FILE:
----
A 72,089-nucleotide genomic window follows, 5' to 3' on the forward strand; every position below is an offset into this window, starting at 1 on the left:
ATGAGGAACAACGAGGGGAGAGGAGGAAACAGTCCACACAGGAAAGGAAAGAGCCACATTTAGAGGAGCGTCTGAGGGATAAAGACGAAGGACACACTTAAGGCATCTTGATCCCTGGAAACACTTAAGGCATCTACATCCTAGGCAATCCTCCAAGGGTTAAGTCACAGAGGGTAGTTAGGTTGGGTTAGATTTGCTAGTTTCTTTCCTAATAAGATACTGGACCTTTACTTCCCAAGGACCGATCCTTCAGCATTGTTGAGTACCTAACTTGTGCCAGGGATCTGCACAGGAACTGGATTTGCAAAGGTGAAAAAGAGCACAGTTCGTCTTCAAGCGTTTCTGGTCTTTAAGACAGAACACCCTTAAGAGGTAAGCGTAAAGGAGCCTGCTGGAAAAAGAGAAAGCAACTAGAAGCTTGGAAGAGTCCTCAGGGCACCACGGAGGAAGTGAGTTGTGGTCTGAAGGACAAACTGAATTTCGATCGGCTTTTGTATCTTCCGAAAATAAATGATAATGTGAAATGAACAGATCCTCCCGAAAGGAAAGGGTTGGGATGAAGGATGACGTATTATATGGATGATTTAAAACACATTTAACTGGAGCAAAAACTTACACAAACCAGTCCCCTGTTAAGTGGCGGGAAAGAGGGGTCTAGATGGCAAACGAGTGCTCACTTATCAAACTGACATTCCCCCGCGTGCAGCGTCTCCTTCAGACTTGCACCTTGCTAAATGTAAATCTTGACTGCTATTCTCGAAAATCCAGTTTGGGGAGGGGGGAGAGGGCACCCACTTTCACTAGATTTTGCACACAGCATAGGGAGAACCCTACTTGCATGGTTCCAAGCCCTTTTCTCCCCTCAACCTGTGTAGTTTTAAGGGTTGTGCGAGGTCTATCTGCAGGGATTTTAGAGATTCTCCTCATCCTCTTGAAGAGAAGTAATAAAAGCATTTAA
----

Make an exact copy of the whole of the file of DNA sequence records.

A 72,089-nucleotide genomic window follows, 5' to 3' on the forward strand; every position below is an offset into this window, starting at 1 on the left:
ATGAGGAACAACGAGGGGAGAGGAGGAAACAGTCCACACAGGAAAGGAAAGAGCCACATTTAGAGGAGCGTCTGAGGGATAAAGACGAAGGACACACTTAAGGCATCTTGATCCCTGGAAACACTTAAGGCATCTACATCCTAGGCAATCCTCCAAGGGTTAAGTCACAGAGGGTAGTTAGGTTGGGTTAGATTTGCTAGTTTCTTTCCTAATAAGATACTGGACCTTTACTTCCCAAGGACCGATCCTTCAGCATTGTTGAGTACCTAACTTGTGCCAGGGATCTGCACAGGAACTGGATTTGCAAAGGTGAAAAAGAGCACAGTTCGTCTTCAAGCGTTTCTGGTCTTTAAGACAGAACACCCTTAAGAGGTAAGCGTAAAGGAGCCTGCTGGAAAAAGAGAAAGCAACTAGAAGCTTGGAAGAGTCCTCAGGGCACCACGGAGGAAGTGAGTTGTGGTCTGAAGGACAAACTGAATTTCGATCGGCTTTTGTATCTTCCGAAAATAAATGATAATGTGAAATGAACAGATCCTCCCGAAAGGAAAGGGTTGGGATGAAGGATGACGTATTATATGGATGATTTAAAACACATTTAACTGGAGCAAAAACTTACACAAACCAGTCCCCTGTTAAGTGGCGGGAAAGAGGGGTCTAGATGGCAAACGAGTGCTCACTTATCAAACTGACATTCCCCCGCGTGCAGCGTCTCCTTCAGACTTGCACCTTGCTAAATGTAAATCTTGACTGCTATTCTCGAAAATCCAGTTTGGGGAGGGGGGAGAGGGCACCCACTTTCACTAGATTTTGCACACAGCATAGGGAGAACCCTACTTGCATGGTTCCAAGCCCTTTTCTCCCCTCAACCTGTGTAGTTTTAAGGGTTGTGCGAGGTCTATCTGCAGGGATTTTAGAGATTCTCCTCATCCTCTTGAAGAGAAGTAATAAAAGCATTTAA